The practice of Murphy's law
30 May 1995
9 July 2013
23 April 2013
12 February 2013
31 July 2013
8 February 2013
It was a baptism of fire for Ken Murphy when he took over the role of director-general of the Irish Law Society two months ago. Solicitors advising on tax were included in the so-called "snitchers" law, section 153 of the Finance Bill, to the society's horror.
Murphy's task was to fight the clause. And fight it he did in a blaze of publicity through the Irish newspapers, writing articles and commenting as well as giving forceful interviews on prime-time radio and television.
Murphy, who could not be described as publicity shy, was ready and waiting for all media calls, and stoutly defended the Law Society's unprecedented position, saying it would call on members not to obey such a law if it came to pass as it was unconstitutional.
"It is the biggest campaigning role the Law Society has played," Murphy says, adding that it was the first time that interested parties were summoned before a government select committee to make a submission on legislation.
The campaign against the inclusion of solicitors brought home to Murphy how much time is necessary for lobbying on pending legislation. But, he would still like to see the society's role increase and will be monitoring a host of potential laws, such as possible government proposals on capping insurance awards as well as the Court Officers Bill which may create solicitor judge appointments to the Higher Courts.
But lobbying is just one of a number of tasks waiting for Murphy on his arrival at Blackhall Place from the rather different world of A&L Goodbody where he has been a partner since 1990. One task was "coming to grips with the administration generally," he says. His experience enabled him "to hit the ground running" as he was already familiar
with issues affecting solicitors.
His first 'Viewpoint' article in the Irish Law Society's bible, the Gazette, takes the society to task for having no strategic plan and must have hit a few raw nerves.
"The biggest problem, remarkable for an organisation of its size and importance, is that it has no strategic plan which analyses where it wants the profession to be in 10, five or even two years from now and identifies the steps which must be taken to achieve these objectives," he proclaims in his comment on the current Law Society review.
Of previous reviews, he comments: "The society's archives contain the results of two or three different stabs at such reviews undertaken over the past 25 years. They appear, however, to have been less than full-blooded affairs. Indeed, measured in terms of resulting change, they seem to have been positively anaemic."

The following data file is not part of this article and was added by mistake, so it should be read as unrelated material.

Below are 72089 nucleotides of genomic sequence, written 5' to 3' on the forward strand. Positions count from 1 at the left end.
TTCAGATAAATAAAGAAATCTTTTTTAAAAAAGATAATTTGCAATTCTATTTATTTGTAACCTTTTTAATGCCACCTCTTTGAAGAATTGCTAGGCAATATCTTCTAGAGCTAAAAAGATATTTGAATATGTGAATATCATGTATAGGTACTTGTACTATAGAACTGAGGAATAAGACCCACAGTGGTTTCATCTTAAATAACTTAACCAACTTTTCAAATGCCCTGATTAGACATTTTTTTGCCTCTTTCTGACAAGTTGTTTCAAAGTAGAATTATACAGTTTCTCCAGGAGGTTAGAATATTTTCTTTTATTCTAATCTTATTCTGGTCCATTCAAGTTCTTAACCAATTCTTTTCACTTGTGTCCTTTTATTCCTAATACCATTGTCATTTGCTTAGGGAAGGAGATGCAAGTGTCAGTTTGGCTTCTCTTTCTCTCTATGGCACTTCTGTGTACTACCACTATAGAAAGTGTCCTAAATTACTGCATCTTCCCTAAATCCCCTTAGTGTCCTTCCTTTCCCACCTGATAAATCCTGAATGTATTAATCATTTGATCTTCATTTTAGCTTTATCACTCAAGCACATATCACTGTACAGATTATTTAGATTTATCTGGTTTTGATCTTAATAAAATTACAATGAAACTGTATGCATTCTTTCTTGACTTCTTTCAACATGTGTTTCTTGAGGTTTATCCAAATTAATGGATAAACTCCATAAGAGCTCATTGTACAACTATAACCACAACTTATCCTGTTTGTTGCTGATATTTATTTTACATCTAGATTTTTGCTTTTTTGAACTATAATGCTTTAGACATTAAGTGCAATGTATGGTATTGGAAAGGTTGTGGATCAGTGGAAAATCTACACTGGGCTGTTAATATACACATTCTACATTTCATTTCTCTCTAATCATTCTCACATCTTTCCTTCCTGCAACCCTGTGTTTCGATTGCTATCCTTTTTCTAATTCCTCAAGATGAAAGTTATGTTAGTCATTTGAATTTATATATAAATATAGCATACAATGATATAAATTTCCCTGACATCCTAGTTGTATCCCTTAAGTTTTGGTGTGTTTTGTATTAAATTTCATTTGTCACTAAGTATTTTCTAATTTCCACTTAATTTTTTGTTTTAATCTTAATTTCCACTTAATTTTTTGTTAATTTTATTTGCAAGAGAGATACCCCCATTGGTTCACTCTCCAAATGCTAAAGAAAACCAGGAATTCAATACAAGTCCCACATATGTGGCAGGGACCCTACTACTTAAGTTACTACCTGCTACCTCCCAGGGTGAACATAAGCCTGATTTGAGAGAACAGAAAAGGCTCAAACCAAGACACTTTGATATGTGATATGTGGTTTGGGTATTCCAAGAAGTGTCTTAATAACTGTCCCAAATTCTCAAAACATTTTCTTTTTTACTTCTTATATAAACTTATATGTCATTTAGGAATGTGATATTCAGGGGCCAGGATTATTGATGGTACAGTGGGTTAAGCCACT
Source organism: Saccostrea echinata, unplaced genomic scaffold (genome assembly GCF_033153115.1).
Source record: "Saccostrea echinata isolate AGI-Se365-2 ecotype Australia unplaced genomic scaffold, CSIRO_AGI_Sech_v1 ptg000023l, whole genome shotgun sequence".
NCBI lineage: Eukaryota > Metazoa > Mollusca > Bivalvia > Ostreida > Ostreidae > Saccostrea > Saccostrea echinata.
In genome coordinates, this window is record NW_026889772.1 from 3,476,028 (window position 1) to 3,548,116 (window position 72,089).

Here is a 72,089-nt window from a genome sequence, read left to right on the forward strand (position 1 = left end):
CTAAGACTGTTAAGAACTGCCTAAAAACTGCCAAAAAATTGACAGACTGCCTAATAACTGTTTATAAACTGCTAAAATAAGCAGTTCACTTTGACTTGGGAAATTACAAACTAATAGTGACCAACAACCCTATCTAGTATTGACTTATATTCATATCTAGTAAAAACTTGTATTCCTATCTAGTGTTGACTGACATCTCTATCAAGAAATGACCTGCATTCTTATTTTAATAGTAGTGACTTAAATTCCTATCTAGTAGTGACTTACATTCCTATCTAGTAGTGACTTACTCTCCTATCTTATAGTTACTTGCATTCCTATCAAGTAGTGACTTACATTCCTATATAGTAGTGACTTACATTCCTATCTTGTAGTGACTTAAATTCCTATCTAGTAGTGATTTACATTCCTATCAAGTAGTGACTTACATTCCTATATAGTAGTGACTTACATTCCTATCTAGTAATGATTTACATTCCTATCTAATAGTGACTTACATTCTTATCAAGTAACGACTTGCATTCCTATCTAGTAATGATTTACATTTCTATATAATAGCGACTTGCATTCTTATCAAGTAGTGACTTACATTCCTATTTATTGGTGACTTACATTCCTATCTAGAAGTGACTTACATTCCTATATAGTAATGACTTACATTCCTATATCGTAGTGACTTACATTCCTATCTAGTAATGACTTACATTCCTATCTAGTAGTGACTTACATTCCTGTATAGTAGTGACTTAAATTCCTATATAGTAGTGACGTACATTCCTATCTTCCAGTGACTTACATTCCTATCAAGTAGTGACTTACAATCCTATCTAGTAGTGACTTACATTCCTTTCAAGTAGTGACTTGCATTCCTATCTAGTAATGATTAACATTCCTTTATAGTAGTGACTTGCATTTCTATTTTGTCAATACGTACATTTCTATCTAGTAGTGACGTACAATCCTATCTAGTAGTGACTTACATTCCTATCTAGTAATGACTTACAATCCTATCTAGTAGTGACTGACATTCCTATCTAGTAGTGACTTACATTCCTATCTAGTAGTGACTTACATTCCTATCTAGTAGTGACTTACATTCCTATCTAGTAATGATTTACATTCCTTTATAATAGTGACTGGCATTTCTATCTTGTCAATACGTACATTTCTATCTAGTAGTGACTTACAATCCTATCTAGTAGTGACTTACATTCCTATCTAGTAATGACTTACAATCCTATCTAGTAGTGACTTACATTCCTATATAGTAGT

The review was put in motion to look at the society's structures but, says Murphy, it will be a wasted opportunity if the committee does not look at core problems such as an economic and strategic examination of the profession.
Changes in the profession from competition, government regulation, loss of social esteem and declining profitability need to be looked at so that it correctly identifies the nature and scale of the forces changing the environment it is operating in and then develops a coherent plan of action.
After two years chairing the Law Society Education Committee, another subject close to Murphy's heart is the educational aspect of the profession. His solution is to expand the profession's workload instead of the current reliance on core areas such as conveyancing and probate. "There is a need to expand into the commercial area and what has been perceived as lawyer's work," he comments. He adds that lawyers need to be trained in areas such as business and management. "There is not enough traditional work for solicitors with the numbers currently flooding into the profession," he says.
He also sees himself as a sort of Mary Robinson figure for the large numbers of Irish solicitors who emigrate, saying he is "very keen for Irish solicitors in England and elsewhere to know that they have a friend at court as far as the Law Society of Ireland is concerned". He was part of the diaspora when working in A&L Goodbody's Brussels office. "I'm the only member of the Irish Law Society Council to have worked abroad," he adds.
However, Murphy does not plan to spend a lifetime sorting out the problems of the profession. At 38, and as the youngest ever Irish Law Society director-general, his aim is to return to private practice.